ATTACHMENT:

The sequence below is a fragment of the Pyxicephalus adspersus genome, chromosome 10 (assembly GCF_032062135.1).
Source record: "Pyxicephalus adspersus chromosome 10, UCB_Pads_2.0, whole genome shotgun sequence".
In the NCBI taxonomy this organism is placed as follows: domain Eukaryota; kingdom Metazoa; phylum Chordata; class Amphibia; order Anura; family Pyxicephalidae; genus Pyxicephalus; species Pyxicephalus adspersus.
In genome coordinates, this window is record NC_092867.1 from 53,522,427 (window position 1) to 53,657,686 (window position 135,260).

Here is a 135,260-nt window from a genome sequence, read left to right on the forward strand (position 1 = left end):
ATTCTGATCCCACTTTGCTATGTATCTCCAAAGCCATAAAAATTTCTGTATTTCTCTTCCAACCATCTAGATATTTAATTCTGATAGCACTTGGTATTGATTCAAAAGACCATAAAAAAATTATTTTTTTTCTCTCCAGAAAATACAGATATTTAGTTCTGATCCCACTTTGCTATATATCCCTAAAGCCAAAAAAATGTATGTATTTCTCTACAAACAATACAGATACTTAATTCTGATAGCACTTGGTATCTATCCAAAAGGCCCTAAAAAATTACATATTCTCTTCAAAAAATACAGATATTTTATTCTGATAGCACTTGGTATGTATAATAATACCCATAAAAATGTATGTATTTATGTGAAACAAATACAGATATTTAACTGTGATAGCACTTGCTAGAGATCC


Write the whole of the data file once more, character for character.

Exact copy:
The sequence below is a fragment of the Pyxicephalus adspersus genome, chromosome 10 (assembly GCF_032062135.1).
Source record: "Pyxicephalus adspersus chromosome 10, UCB_Pads_2.0, whole genome shotgun sequence".
In the NCBI taxonomy this organism is placed as follows: domain Eukaryota; kingdom Metazoa; phylum Chordata; class Amphibia; order Anura; family Pyxicephalidae; genus Pyxicephalus; species Pyxicephalus adspersus.
In genome coordinates, this window is record NC_092867.1 from 53,522,427 (window position 1) to 53,657,686 (window position 135,260).

Here is a 135,260-nt window from a genome sequence, read left to right on the forward strand (position 1 = left end):
ATTCTGATCCCACTTTGCTATGTATCTCCAAAGCCATAAAAATTTCTGTATTTCTCTTCCAACCATCTAGATATTTAATTCTGATAGCACTTGGTATTGATTCAAAAGACCATAAAAAAATTATTTTTTTTCTCTCCAGAAAATACAGATATTTAGTTCTGATCCCACTTTGCTATATATCCCTAAAGCCAAAAAAATGTATGTATTTCTCTACAAACAATACAGATACTTAATTCTGATAGCACTTGGTATCTATCCAAAAGGCCCTAAAAAATTACATATTCTCTTCAAAAAATACAGATATTTTATTCTGATAGCACTTGGTATGTATAATAATACCCATAAAAATGTATGTATTTATGTGAAACAAATACAGATATTTAACTGTGATAGCACTTGCTAGAGATCC